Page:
The Dairy State senate recall elections resulted in “a united Republican majority,” he said in a statement.
Never mind that the GOP edge has slipped to 17-16. Forget that one Republican senator sided with the Democrats and voted against GOP Gov. Scott Walker’s public employee union-busting bill.
“The state Senate as now constituted would NOT have approved Walker ‘s extreme, divisive assault on the middle class and working people,” said Wisconsin Democratic party chair Mike Tate, also in a statement.
The GOP enjoyed a 19-14 edge over Tate’s party when Walker rammed home his bill. So if it came up for a vote today and the sole Republican naysayer stuck to his guns, the governor would lose by one.
But who can blame Courtney for trying to pretty up the porker’s puss? But, I doubt even that lipstick line called “Sensational Effects” would do him any good in promoting porcine pulchritude.
To be sure, the Democrats and the unions were hoping to unseat at least three of the half-dozen Republicans they targeted for recall. That would have given them the majority.
But Democratic dobbers aren’t down. Two Republicans got toppled.
On the other hand, the GOP mounted revenge recalls against a trio of Democratic senators. The Republicans wound up 0 for 3.
So out of nine recall elections, the Democrats won five and the GOP four.
After the August 9 recall round, the New York Times editorialized that while the Democrats were a tad short in their bid to take the senate, knocking off a pair of Walker’s soul mates “…was still an impressive response to the governor’s arrogant overreach.”
The Times editorial put the elections in perspective, explaining, “recall elections are extremely difficult to win; only two had succeeded in the state in the last 80 years. The districts lean Republican, and getting people to turn out in an unusual off-year election is always a struggle. Had Democrats won one more district, they would control the Senate, but they were also trying to send a warning to Republican lawmakers around the country who are trying to break public employee unions. In that, they succeeded.”
The editorial concluded: “Republicans will not admit this, but the numbers showed significant strength for Democrats even in the districts they lost — strength that could grow if lawmakers continue cutting spending and taxes while reducing the negotiating rights of working families. In one rural senatorial district that had not elected a Democrat in a century, the Democratic candidate reached 48 percent of the vote. Another race was also close, and…the overall results suggest that a contemplated statewide recall of Mr. Walker himself would be too close to call.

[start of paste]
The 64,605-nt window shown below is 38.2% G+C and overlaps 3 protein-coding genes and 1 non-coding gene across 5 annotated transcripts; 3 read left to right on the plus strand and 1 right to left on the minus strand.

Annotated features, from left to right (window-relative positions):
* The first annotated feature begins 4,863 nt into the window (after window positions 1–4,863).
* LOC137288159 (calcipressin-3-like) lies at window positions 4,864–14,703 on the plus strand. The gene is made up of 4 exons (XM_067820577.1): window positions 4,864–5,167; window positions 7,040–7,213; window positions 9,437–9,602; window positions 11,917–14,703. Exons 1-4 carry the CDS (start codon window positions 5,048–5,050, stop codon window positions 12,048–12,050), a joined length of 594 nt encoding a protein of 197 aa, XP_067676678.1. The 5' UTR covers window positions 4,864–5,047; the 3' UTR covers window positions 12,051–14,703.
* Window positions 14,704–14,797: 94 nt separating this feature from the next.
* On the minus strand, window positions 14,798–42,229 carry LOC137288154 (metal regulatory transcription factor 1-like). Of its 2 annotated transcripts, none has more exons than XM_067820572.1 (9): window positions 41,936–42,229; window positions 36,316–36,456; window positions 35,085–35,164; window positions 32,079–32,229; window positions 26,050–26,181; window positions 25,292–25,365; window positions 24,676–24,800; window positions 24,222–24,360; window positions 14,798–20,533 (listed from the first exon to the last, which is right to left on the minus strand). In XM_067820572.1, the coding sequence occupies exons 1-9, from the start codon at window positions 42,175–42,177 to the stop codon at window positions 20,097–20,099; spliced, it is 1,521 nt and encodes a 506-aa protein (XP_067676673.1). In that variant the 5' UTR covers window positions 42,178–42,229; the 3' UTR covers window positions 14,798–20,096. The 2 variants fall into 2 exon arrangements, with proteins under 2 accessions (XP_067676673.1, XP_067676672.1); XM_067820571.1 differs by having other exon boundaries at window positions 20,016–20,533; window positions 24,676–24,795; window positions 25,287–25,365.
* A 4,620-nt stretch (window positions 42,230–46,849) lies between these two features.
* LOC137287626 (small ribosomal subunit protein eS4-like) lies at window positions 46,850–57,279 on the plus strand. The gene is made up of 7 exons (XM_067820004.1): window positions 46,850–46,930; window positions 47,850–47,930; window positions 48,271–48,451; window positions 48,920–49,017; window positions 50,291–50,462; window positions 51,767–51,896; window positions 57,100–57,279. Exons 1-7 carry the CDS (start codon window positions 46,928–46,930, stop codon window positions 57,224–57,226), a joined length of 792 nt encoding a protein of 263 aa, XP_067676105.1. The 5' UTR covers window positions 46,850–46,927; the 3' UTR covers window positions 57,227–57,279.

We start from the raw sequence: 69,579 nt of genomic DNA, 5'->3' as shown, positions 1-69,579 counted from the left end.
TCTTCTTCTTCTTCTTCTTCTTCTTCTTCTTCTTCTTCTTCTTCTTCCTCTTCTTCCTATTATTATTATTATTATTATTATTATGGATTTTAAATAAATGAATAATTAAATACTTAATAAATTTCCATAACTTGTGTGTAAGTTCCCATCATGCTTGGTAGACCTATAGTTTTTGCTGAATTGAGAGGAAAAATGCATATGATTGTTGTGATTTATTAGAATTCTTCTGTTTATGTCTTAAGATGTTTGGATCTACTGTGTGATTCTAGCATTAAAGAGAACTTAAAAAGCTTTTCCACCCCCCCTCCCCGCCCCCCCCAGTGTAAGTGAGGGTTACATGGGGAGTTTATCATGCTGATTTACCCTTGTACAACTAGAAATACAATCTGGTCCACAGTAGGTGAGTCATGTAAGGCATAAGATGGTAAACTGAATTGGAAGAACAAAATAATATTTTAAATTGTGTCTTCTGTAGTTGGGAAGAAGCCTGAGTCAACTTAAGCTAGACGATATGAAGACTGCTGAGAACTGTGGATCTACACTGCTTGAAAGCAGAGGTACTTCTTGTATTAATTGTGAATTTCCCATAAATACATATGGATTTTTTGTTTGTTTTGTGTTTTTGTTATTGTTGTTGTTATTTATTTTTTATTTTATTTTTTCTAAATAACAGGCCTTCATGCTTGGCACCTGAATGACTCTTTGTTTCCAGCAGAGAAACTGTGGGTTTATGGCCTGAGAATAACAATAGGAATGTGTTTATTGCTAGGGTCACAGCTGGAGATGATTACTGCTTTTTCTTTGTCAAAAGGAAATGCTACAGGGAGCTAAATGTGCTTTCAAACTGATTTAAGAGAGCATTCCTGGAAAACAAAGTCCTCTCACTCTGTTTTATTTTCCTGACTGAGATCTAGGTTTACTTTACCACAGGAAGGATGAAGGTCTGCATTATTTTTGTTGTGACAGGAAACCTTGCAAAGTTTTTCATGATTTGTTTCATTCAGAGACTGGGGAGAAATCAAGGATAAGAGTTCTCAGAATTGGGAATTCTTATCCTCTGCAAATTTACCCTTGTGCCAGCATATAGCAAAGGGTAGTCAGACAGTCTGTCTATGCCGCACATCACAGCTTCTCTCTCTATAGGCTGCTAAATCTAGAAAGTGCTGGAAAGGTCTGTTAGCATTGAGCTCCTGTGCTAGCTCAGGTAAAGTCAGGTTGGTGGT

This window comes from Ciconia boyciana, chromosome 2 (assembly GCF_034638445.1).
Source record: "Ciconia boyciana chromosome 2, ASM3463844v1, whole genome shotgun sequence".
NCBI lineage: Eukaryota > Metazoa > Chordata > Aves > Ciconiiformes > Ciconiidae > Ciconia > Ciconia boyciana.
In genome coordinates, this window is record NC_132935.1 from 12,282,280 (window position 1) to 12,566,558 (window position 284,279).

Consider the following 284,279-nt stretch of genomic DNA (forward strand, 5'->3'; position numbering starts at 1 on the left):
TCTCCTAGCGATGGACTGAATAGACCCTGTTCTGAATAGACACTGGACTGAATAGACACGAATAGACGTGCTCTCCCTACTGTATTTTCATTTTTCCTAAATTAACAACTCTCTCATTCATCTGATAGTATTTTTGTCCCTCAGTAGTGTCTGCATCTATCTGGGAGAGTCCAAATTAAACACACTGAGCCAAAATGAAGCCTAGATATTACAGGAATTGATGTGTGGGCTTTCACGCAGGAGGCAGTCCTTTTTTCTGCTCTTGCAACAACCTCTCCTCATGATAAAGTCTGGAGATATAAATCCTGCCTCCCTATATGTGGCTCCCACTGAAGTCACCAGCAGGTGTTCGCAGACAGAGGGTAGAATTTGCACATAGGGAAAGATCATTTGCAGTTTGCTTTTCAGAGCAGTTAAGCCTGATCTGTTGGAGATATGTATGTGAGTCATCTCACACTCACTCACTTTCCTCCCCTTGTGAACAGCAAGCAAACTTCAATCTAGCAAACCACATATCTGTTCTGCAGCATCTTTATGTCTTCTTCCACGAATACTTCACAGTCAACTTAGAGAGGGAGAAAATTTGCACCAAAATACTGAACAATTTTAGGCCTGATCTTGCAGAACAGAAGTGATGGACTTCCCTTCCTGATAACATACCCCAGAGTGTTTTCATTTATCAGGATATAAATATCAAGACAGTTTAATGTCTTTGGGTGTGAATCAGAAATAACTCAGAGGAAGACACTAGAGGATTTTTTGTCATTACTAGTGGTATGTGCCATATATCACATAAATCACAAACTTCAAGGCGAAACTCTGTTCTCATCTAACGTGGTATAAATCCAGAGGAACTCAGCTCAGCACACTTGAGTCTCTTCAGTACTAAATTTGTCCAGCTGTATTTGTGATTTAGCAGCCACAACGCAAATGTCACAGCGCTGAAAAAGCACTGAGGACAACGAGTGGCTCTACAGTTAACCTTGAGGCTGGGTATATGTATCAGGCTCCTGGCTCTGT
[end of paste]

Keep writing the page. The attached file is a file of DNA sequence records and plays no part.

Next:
“….It was probably a stretch for union supporters to go after six incumbent senators, rather than concentrate their forces on the most vulnerable. Nonetheless, voters around the country who oppose the widespread efforts to undermine public unions — largely financed by corporate interests — should draw strength from Tuesday’s success, not discouragement.”
Never is heard a discouraging word from Phil Neuenfeldt, Wisconsin State AFL-CIO president. He was especially pumped after the last recall round when the Democrats went two for two.
Neuenfeldt said that taken together, the elections show “that the people of Wisconsin are looking for a check on Scott Walker’s reckless and radical agenda.” He added, “This turning tide shows that voters in Wisconsin are sending a clear message: the rubber-stamping of Walker ’s extreme agenda by the Wisconsin Senate is not the way forward.”
This union-card carrying Hubert Humphrey Democrat from Kentucky — where Steve Beshear, our second-term-seeking, union-endorsed Democratic governor is up two dozen points over his Scott Walker-wannabe Republican challenger in a recent bellwether poll — hopes Walker ‘s “way forward” will include a recall election that will unemploy him, too.
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